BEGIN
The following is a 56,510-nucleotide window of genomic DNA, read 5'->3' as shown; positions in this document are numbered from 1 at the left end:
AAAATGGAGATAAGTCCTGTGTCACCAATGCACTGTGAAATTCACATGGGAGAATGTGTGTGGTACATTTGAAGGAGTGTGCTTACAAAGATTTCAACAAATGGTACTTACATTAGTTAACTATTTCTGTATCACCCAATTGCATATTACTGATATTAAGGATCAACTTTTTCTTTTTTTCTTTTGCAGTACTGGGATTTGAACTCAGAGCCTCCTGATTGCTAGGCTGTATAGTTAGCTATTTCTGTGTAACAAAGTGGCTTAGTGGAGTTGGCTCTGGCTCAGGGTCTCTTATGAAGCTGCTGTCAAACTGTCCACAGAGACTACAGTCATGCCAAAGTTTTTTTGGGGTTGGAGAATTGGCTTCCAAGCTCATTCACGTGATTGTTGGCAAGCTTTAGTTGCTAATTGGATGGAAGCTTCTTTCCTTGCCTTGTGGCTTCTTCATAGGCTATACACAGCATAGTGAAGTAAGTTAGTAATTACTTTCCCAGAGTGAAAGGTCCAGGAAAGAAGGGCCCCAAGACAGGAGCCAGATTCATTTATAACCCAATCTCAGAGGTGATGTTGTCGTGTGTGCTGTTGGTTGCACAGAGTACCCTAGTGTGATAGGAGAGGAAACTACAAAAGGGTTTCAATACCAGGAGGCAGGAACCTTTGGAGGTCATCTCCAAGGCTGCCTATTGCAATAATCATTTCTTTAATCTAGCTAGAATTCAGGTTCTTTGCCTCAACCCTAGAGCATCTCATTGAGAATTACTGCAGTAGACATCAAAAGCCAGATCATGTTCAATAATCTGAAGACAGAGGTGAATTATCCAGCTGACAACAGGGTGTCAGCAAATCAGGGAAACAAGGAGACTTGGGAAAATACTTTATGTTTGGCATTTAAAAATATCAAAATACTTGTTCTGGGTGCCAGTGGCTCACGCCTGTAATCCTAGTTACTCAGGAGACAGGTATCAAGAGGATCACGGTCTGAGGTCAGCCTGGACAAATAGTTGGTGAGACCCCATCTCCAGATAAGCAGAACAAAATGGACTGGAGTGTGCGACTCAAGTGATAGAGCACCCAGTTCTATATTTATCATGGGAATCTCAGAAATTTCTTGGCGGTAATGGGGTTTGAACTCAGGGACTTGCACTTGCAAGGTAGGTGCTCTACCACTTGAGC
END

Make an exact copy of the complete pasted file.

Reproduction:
The following is a 56,510-nucleotide window of genomic DNA, read 5'->3' as shown; positions in this document are numbered from 1 at the left end:
AAAATGGAGATAAGTCCTGTGTCACCAATGCACTGTGAAATTCACATGGGAGAATGTGTGTGGTACATTTGAAGGAGTGTGCTTACAAAGATTTCAACAAATGGTACTTACATTAGTTAACTATTTCTGTATCACCCAATTGCATATTACTGATATTAAGGATCAACTTTTTCTTTTTTTCTTTTGCAGTACTGGGATTTGAACTCAGAGCCTCCTGATTGCTAGGCTGTATAGTTAGCTATTTCTGTGTAACAAAGTGGCTTAGTGGAGTTGGCTCTGGCTCAGGGTCTCTTATGAAGCTGCTGTCAAACTGTCCACAGAGACTACAGTCATGCCAAAGTTTTTTTGGGGTTGGAGAATTGGCTTCCAAGCTCATTCACGTGATTGTTGGCAAGCTTTAGTTGCTAATTGGATGGAAGCTTCTTTCCTTGCCTTGTGGCTTCTTCATAGGCTATACACAGCATAGTGAAGTAAGTTAGTAATTACTTTCCCAGAGTGAAAGGTCCAGGAAAGAAGGGCCCCAAGACAGGAGCCAGATTCATTTATAACCCAATCTCAGAGGTGATGTTGTCGTGTGTGCTGTTGGTTGCACAGAGTACCCTAGTGTGATAGGAGAGGAAACTACAAAAGGGTTTCAATACCAGGAGGCAGGAACCTTTGGAGGTCATCTCCAAGGCTGCCTATTGCAATAATCATTTCTTTAATCTAGCTAGAATTCAGGTTCTTTGCCTCAACCCTAGAGCATCTCATTGAGAATTACTGCAGTAGACATCAAAAGCCAGATCATGTTCAATAATCTGAAGACAGAGGTGAATTATCCAGCTGACAACAGGGTGTCAGCAAATCAGGGAAACAAGGAGACTTGGGAAAATACTTTATGTTTGGCATTTAAAAATATCAAAATACTTGTTCTGGGTGCCAGTGGCTCACGCCTGTAATCCTAGTTACTCAGGAGACAGGTATCAAGAGGATCACGGTCTGAGGTCAGCCTGGACAAATAGTTGGTGAGACCCCATCTCCAGATAAGCAGAACAAAATGGACTGGAGTGTGCGACTCAAGTGATAGAGCACCCAGTTCTATATTTATCATGGGAATCTCAGAAATTTCTTGGCGGTAATGGGGTTTGAACTCAGGGACTTGCACTTGCAAGGTAGGTGCTCTACCACTTGAGC